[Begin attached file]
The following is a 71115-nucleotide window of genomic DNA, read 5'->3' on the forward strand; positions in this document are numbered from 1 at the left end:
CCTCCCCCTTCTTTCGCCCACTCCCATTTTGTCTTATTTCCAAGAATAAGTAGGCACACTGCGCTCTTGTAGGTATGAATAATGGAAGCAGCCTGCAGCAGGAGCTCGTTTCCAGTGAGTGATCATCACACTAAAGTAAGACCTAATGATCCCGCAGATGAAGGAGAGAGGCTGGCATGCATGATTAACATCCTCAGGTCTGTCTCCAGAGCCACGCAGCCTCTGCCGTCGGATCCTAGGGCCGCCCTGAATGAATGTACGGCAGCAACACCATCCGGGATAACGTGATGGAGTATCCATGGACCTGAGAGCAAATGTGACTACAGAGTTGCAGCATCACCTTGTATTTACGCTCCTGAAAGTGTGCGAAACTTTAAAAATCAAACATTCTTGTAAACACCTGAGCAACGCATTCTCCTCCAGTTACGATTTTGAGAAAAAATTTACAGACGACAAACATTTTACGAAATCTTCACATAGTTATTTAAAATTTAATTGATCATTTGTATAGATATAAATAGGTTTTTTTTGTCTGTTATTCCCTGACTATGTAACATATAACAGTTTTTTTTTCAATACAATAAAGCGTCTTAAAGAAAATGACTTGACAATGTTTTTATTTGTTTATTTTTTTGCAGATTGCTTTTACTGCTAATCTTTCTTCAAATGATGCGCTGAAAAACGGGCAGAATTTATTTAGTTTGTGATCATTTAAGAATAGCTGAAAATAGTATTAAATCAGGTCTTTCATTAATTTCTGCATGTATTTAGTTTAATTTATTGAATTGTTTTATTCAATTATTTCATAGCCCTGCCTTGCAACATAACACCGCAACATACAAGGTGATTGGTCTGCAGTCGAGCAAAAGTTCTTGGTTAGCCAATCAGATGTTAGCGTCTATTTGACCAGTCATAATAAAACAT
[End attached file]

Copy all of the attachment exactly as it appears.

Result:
The following is a 71115-nucleotide window of genomic DNA, read 5'->3' on the forward strand; positions in this document are numbered from 1 at the left end:
CCTCCCCCTTCTTTCGCCCACTCCCATTTTGTCTTATTTCCAAGAATAAGTAGGCACACTGCGCTCTTGTAGGTATGAATAATGGAAGCAGCCTGCAGCAGGAGCTCGTTTCCAGTGAGTGATCATCACACTAAAGTAAGACCTAATGATCCCGCAGATGAAGGAGAGAGGCTGGCATGCATGATTAACATCCTCAGGTCTGTCTCCAGAGCCACGCAGCCTCTGCCGTCGGATCCTAGGGCCGCCCTGAATGAATGTACGGCAGCAACACCATCCGGGATAACGTGATGGAGTATCCATGGACCTGAGAGCAAATGTGACTACAGAGTTGCAGCATCACCTTGTATTTACGCTCCTGAAAGTGTGCGAAACTTTAAAAATCAAACATTCTTGTAAACACCTGAGCAACGCATTCTCCTCCAGTTACGATTTTGAGAAAAAATTTACAGACGACAAACATTTTACGAAATCTTCACATAGTTATTTAAAATTTAATTGATCATTTGTATAGATATAAATAGGTTTTTTTTGTCTGTTATTCCCTGACTATGTAACATATAACAGTTTTTTTTTCAATACAATAAAGCGTCTTAAAGAAAATGACTTGACAATGTTTTTATTTGTTTATTTTTTTGCAGATTGCTTTTACTGCTAATCTTTCTTCAAATGATGCGCTGAAAAACGGGCAGAATTTATTTAGTTTGTGATCATTTAAGAATAGCTGAAAATAGTATTAAATCAGGTCTTTCATTAATTTCTGCATGTATTTAGTTTAATTTATTGAATTGTTTTATTCAATTATTTCATAGCCCTGCCTTGCAACATAACACCGCAACATACAAGGTGATTGGTCTGCAGTCGAGCAAAAGTTCTTGGTTAGCCAATCAGATGTTAGCGTCTATTTGACCAGTCATAATAAAACAT